Housing forecasters anticipate a negative year in 2023, but mortgage costs will ultimately determine where the market goes. A 100% increase in mortgage rates occurred between the beginning of the year and late October of 2022, rising from 3.5% to over 7%. As a result, many Americans’ effective home ownership costs increased dramatically.
Most home buyers finance their purchase with a mortgage, so the mortgage cost determines what the buyer can afford to pay for the home. All else equal, the cost of a home a buyer can afford would roughly halve if mortgage costs doubled.
Short-term interest rates are set by the U.S. Federal Reserve (Fed), which can influence borrowing costs over the long term. In 2023, the Federal Reserve will raise rates again. In spite of the fact that the Fed’s current plans are too long-term to affect mortgage rates immediately, mortgage costs may remain high for some time to come. Jerome Powell, the Fed chair, said last November that the U.S. housing market is “very overheated.” There hasn’t been much decline in house prices since then.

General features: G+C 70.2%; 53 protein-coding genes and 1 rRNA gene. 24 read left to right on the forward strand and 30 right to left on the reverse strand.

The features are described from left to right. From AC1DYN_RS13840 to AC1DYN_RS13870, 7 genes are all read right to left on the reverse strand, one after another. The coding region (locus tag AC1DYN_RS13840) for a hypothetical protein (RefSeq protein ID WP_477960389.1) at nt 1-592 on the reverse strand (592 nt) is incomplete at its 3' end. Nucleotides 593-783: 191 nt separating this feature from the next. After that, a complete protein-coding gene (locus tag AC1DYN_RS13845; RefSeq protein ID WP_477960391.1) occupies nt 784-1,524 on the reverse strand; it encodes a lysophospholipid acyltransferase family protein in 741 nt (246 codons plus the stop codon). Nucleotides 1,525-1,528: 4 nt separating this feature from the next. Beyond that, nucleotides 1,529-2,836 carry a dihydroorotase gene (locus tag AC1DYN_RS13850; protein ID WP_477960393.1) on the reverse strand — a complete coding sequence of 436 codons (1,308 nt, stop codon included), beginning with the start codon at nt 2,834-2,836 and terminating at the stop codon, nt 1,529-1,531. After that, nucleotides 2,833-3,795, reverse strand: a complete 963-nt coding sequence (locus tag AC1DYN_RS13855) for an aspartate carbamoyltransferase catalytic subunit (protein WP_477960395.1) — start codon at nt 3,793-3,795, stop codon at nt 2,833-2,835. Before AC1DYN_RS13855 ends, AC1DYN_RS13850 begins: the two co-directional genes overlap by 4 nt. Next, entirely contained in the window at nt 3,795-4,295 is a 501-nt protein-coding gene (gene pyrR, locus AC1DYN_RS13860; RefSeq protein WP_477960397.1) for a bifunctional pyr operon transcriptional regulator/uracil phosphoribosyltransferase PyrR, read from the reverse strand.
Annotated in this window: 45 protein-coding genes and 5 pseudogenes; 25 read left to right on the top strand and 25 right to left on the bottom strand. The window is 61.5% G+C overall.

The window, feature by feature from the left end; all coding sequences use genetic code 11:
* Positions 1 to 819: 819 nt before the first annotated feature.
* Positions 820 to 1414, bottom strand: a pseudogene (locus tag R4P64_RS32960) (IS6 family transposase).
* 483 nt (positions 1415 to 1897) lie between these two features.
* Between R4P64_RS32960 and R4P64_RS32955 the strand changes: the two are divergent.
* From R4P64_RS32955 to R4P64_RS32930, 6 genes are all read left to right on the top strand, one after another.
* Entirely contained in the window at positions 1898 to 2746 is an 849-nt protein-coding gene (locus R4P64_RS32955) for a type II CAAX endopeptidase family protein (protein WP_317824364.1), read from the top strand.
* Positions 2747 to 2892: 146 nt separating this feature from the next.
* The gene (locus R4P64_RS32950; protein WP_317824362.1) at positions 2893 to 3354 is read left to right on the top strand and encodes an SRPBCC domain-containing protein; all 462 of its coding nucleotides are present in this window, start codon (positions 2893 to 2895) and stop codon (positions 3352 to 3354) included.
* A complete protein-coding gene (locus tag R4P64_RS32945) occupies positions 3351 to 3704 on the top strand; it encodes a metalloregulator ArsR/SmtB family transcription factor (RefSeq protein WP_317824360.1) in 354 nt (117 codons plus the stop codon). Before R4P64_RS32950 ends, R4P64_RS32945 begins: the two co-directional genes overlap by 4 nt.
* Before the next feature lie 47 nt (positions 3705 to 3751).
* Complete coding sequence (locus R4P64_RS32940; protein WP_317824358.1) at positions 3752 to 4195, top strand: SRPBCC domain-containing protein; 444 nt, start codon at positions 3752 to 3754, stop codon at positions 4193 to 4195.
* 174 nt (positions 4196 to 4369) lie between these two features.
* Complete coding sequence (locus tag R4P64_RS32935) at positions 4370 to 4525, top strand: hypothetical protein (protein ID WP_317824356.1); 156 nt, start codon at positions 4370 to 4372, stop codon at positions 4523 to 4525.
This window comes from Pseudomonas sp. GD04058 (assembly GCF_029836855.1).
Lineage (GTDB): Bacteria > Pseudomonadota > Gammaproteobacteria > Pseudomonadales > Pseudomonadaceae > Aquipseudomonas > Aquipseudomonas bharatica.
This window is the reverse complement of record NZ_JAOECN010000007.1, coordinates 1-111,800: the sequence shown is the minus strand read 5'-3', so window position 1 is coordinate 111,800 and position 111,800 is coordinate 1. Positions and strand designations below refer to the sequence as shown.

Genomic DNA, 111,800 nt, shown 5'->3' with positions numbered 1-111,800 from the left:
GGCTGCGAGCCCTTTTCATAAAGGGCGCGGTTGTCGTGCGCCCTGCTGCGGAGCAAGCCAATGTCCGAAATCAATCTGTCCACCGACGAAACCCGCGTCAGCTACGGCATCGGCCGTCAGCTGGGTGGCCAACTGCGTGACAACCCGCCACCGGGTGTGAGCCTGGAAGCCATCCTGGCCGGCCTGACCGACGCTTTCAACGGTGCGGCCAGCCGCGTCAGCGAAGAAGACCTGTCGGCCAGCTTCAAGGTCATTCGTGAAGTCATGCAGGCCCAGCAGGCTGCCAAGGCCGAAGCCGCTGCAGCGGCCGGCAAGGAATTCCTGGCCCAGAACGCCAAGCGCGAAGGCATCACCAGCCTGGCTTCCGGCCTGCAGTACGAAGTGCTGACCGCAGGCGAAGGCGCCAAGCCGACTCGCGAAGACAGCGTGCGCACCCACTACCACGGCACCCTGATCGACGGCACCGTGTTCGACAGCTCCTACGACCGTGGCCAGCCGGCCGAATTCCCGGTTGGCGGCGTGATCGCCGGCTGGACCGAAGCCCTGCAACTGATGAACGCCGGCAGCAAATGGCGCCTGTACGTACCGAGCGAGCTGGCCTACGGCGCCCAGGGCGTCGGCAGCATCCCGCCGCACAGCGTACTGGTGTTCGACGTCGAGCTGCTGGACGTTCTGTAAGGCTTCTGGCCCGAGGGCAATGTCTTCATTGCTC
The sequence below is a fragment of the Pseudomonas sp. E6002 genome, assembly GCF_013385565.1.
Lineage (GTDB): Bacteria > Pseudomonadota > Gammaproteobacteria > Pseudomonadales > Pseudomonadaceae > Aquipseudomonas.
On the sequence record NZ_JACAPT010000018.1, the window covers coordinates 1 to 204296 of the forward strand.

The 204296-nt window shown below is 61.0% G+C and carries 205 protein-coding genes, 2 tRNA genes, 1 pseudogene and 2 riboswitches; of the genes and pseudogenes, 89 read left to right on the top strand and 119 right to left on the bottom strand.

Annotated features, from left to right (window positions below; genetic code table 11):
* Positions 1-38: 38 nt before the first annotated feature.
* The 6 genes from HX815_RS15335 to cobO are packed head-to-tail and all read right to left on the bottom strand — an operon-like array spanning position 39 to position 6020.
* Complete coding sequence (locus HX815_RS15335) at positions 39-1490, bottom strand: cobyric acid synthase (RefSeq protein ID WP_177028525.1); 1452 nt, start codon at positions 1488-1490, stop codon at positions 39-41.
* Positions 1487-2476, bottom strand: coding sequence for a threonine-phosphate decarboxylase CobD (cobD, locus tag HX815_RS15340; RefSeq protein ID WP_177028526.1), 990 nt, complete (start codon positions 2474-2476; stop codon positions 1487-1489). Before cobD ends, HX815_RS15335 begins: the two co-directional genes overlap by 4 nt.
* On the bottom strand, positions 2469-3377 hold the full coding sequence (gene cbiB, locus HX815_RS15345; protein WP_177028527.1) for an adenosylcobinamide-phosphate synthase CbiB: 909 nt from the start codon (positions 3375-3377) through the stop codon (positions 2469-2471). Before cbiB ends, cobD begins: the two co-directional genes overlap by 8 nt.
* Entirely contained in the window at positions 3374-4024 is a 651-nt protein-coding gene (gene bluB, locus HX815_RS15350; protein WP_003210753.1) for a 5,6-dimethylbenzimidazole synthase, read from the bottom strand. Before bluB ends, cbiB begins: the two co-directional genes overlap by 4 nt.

It is likely that house prices will soften due to the significant increase in mortgage costs and reduced affordability recently. That’s what many predict, and what current trends indicate will happen.
The price of houses has, however, only partially recovered its recent jump since 2022, and has not yet decreased in absolute terms year over year in many regions. Continuing sluggishness in the housing market in 2023 may change that.
It is important to consider the possibility of a recession as well. If people lose their jobs, it can have an adverse effect on the housing market. As far as the jobs market is concerned, it has remained better than expected so far. House prices in 2023, however, appear to have a relatively negative backdrop.